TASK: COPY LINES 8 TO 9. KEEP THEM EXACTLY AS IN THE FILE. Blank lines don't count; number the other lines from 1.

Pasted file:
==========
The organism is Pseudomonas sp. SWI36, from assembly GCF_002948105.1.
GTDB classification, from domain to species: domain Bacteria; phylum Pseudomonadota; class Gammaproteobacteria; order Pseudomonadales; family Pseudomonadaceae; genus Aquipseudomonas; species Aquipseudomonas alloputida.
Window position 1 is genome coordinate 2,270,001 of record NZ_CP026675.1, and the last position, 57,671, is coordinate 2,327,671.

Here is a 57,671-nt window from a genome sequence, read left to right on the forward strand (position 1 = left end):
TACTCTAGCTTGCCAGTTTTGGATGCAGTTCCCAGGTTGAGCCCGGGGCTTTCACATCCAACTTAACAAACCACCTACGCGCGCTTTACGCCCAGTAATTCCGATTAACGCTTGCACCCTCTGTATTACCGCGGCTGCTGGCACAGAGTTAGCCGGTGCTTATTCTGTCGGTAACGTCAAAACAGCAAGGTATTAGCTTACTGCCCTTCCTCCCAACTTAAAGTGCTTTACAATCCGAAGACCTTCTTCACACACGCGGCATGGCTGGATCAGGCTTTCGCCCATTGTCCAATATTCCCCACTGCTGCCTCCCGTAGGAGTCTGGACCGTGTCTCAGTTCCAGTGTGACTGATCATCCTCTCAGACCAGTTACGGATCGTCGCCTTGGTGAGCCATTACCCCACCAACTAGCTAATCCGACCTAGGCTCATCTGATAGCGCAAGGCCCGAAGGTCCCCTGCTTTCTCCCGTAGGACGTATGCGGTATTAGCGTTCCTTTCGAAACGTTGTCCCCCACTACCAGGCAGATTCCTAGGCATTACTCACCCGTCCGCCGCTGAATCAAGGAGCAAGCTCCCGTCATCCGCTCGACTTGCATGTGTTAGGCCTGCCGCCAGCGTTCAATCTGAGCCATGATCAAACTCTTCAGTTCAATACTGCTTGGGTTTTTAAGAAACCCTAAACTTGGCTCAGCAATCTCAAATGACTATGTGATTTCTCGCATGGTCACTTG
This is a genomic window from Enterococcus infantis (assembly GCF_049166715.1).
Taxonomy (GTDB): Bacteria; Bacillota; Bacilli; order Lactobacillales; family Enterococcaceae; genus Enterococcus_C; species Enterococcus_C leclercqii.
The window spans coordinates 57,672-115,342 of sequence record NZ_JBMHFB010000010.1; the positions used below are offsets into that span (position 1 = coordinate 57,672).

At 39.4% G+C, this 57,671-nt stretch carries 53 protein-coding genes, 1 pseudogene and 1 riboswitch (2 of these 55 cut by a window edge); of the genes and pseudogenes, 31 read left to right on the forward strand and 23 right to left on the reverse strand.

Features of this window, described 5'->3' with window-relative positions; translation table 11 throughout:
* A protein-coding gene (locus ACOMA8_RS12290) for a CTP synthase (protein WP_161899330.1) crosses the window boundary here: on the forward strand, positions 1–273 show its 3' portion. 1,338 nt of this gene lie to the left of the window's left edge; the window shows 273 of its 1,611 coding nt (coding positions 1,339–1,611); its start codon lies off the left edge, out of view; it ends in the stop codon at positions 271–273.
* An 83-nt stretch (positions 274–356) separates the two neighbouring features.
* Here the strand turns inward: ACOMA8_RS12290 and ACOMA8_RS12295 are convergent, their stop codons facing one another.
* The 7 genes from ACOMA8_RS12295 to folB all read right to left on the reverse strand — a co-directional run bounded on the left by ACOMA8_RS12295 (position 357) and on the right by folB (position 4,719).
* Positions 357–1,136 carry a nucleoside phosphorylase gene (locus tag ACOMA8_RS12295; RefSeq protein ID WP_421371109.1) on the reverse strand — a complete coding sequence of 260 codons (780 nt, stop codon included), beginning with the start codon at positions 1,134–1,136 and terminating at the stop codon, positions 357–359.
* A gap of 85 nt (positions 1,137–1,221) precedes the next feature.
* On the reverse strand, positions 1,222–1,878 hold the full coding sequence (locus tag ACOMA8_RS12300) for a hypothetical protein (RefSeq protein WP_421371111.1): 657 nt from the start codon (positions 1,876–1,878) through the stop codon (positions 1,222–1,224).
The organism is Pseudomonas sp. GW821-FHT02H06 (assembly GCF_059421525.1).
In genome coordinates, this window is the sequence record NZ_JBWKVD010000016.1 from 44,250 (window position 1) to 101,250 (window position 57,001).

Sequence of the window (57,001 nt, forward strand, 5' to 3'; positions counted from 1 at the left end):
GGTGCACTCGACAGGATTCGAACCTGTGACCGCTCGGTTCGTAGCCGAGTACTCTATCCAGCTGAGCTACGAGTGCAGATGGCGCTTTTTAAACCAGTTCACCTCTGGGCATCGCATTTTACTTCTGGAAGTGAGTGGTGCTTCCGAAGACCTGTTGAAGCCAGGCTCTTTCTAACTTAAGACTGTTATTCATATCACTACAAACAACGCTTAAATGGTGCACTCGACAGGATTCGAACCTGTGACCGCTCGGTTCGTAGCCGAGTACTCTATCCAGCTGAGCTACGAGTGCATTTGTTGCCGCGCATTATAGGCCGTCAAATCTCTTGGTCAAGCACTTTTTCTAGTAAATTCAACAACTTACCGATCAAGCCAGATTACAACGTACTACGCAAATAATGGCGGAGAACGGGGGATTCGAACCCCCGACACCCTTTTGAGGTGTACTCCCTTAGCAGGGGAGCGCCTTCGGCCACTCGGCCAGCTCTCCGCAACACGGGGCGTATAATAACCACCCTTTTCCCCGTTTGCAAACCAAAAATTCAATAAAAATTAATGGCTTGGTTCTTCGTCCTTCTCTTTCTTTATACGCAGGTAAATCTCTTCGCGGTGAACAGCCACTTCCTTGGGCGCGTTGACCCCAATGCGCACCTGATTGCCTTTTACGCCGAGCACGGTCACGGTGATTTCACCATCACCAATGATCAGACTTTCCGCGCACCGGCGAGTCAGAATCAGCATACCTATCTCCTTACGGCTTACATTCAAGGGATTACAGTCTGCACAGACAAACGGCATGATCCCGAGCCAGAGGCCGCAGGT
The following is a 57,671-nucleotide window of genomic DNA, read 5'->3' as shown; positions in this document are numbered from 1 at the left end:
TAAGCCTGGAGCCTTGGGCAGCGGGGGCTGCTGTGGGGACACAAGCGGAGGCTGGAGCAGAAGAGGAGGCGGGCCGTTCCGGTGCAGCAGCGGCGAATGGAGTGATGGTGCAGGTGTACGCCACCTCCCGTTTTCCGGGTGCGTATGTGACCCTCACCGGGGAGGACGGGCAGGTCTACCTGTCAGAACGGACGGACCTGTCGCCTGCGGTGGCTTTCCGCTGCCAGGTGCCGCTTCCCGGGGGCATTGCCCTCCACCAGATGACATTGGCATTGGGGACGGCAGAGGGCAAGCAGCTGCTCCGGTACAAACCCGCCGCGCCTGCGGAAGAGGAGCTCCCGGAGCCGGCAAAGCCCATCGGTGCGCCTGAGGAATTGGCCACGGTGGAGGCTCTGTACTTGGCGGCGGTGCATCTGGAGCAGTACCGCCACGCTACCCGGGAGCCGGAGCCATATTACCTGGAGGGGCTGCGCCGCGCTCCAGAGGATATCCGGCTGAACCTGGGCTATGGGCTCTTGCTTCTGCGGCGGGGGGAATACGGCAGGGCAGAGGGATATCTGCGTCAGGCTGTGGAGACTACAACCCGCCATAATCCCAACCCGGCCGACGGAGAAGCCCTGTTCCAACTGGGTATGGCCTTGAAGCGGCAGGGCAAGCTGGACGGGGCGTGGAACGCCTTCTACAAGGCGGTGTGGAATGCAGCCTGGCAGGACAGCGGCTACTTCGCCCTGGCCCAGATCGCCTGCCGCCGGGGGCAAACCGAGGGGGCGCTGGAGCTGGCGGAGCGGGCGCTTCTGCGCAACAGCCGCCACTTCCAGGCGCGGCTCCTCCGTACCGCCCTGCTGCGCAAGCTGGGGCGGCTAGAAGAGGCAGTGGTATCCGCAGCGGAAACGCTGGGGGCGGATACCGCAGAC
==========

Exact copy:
The window spans coordinates 57,672-115,342 of sequence record NZ_JBMHFB010000010.1; the positions used below are offsets into that span (position 1 = coordinate 57,672).

At 39.4% G+C, this 57,671-nt stretch carries 53 protein-coding genes, 1 pseudogene and 1 riboswitch (2 of these 55 cut by a window edge); of the genes and pseudogenes, 31 read left to right on the forward strand and 23 right to left on the reverse strand.